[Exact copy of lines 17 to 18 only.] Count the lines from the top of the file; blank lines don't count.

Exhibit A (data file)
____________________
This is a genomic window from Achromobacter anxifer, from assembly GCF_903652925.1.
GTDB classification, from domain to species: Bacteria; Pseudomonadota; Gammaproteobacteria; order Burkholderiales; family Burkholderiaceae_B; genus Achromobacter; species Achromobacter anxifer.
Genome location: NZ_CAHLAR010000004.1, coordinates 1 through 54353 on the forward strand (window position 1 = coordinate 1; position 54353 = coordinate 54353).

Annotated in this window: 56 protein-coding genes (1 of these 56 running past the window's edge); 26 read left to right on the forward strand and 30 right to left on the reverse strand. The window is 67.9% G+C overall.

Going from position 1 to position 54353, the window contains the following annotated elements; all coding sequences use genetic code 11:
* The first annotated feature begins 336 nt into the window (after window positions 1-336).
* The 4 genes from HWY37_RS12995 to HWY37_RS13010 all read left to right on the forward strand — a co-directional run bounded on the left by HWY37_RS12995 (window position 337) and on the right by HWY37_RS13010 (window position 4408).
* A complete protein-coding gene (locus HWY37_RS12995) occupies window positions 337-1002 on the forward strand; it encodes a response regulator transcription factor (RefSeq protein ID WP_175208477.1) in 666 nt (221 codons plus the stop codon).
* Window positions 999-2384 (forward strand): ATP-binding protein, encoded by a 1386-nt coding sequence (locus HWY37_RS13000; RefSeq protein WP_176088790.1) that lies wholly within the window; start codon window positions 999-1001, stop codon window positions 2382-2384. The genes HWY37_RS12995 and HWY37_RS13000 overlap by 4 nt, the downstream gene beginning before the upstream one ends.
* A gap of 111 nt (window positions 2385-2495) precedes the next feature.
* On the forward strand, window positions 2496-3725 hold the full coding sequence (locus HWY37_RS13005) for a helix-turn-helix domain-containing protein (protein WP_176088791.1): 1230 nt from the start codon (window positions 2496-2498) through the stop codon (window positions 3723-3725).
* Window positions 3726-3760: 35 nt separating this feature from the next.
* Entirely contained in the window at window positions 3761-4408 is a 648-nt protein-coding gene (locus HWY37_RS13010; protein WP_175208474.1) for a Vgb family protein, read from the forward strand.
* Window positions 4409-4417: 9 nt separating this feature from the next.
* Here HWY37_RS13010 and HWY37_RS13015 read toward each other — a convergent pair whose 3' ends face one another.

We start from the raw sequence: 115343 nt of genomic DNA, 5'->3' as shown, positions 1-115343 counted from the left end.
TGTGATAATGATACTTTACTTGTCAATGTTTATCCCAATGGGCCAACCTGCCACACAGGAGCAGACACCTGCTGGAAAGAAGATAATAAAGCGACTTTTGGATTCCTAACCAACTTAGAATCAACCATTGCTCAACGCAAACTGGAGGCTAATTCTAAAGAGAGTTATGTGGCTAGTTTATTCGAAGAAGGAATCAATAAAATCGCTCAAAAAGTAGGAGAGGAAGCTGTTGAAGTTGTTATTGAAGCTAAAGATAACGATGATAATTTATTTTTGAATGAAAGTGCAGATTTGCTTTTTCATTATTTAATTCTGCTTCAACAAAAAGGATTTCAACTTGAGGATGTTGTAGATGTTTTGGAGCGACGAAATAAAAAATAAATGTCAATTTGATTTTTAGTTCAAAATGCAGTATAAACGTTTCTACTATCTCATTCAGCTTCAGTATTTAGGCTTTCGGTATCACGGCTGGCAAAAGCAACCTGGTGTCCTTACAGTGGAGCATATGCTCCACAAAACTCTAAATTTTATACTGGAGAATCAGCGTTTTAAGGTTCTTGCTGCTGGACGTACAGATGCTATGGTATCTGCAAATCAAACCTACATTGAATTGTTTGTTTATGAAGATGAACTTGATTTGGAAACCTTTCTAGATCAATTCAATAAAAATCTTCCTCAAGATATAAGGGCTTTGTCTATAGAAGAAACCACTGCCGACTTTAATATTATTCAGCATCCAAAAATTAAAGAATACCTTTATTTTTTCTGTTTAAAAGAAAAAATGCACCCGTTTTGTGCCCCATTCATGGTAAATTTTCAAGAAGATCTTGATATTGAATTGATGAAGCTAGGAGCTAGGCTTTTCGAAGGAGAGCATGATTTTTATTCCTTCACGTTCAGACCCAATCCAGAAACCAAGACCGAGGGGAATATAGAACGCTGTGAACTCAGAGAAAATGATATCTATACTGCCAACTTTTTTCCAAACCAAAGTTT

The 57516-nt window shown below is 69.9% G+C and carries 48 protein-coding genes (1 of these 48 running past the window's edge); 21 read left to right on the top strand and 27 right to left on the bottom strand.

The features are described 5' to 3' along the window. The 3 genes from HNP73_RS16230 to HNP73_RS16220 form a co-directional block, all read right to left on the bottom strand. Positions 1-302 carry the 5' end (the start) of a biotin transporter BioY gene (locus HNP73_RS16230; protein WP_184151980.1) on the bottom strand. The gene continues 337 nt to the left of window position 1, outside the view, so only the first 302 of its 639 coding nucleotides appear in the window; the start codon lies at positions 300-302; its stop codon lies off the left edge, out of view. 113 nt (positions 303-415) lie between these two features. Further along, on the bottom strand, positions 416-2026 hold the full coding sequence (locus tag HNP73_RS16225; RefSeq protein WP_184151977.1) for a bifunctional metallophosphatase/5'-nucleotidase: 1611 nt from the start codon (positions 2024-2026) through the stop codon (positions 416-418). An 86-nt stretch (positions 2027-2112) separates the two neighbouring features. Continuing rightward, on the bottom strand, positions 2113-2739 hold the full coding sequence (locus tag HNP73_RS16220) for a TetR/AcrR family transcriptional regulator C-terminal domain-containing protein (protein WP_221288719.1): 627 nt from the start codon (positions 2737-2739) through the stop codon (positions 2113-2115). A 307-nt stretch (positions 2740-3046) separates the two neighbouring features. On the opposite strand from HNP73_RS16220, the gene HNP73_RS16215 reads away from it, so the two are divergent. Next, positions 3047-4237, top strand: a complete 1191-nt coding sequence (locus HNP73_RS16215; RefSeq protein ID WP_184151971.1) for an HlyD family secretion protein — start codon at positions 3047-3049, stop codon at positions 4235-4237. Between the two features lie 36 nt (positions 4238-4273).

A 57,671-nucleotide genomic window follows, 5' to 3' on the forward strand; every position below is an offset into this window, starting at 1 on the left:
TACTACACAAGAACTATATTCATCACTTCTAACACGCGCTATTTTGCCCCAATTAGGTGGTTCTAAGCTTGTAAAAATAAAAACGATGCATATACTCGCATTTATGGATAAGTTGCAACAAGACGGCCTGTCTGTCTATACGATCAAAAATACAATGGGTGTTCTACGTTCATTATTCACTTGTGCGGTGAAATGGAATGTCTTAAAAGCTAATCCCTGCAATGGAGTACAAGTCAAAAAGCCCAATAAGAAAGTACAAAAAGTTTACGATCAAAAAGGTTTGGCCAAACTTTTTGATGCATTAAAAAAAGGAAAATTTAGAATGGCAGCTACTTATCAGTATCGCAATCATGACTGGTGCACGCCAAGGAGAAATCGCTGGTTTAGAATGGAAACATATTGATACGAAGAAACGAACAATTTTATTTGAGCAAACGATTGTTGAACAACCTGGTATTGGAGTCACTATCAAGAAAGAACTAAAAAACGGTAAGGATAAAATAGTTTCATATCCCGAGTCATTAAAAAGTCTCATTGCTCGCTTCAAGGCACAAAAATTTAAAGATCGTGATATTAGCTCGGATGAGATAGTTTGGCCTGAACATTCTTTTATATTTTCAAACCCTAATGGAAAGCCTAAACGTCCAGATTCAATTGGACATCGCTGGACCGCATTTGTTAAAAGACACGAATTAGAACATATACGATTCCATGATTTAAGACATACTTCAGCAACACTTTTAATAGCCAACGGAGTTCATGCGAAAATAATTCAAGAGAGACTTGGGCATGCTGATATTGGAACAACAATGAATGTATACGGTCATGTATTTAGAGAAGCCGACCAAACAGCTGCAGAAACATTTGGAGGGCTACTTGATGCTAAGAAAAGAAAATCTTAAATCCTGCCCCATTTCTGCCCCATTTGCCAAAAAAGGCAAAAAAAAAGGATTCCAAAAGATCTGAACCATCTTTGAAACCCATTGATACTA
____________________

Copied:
TGTGATAATGATACTTTACTTGTCAATGTTTATCCCAATGGGCCAACCTGCCACACAGGAGCAGACACCTGCTGGAAAGAAGATAATAAAGCGACTTTTGGATTCCTAACCAACTTAGAATCAACCATTGCTCAACGCAAACTGGAGGCTAATTCTAAAGAGAGTTATGTGGCTAGTTTATTCGAAGAAGGAATCAATAAAATCGCTCAAAAAGTAGGAGAGGAAGCTGTTGAAGTTGTTATTGAAGCTAAAGATAACGATGATAATTTATTTTTGAATGAAAGTGCAGATTTGCTTTTTCATTATTTAATTCTGCTTCAACAAAAAGGATTTCAACTTGAGGATGTTGTAGATGTTTTGGAGCGACGAAATAAAAAATAAATGTCAATTTGATTTTTAGTTCAAAATGCAGTATAAACGTTTCTACTATCTCATTCAGCTTCAGTATTTAGGCTTTCGGTATCACGGCTGGCAAAAGCAACCTGGTGTCCTTACAGTGGAGCATATGCTCCACAAAACTCTAAATTTTATACTGGAGAATCAGCGTTTTAAGGTTCTTGCTGCTGGACGTACAGATGCTATGGTATCTGCAAATCAAACCTACATTGAATTGTTTGTTTATGAAGATGAACTTGATTTGGAAACCTTTCTAGATCAATTCAATAAAAATCTTCCTCAAGATATAAGGGCTTTGTCTATAGAAGAAACCACTGCCGACTTTAATATTATTCAGCATCCAAAAATTAAAGAATACCTTTATTTTTTCTGTTTAAAAGAAAAAATGCACCCGTTTTGTGCCCCATTCATGGTAAATTTTCAAGAAGATCTTGATATTGAATTGATGAAGCTAGGAGCTAGGCTTTTCGAAGGAGAGCATGATTTTTATTCCTTCACGTTCAGACCCAATCCAGAAACCAAGACCGAGGGGAATATAGAACGCTGTGAACTCAGAGAAAATGATATCTATACTGCCAACTTTTTTCCAAACCAAAGTTT

The 57516-nt window shown below is 69.9% G+C and carries 48 protein-coding genes (1 of these 48 running past the window's edge); 21 read left to right on the top strand and 27 right to left on the bottom strand.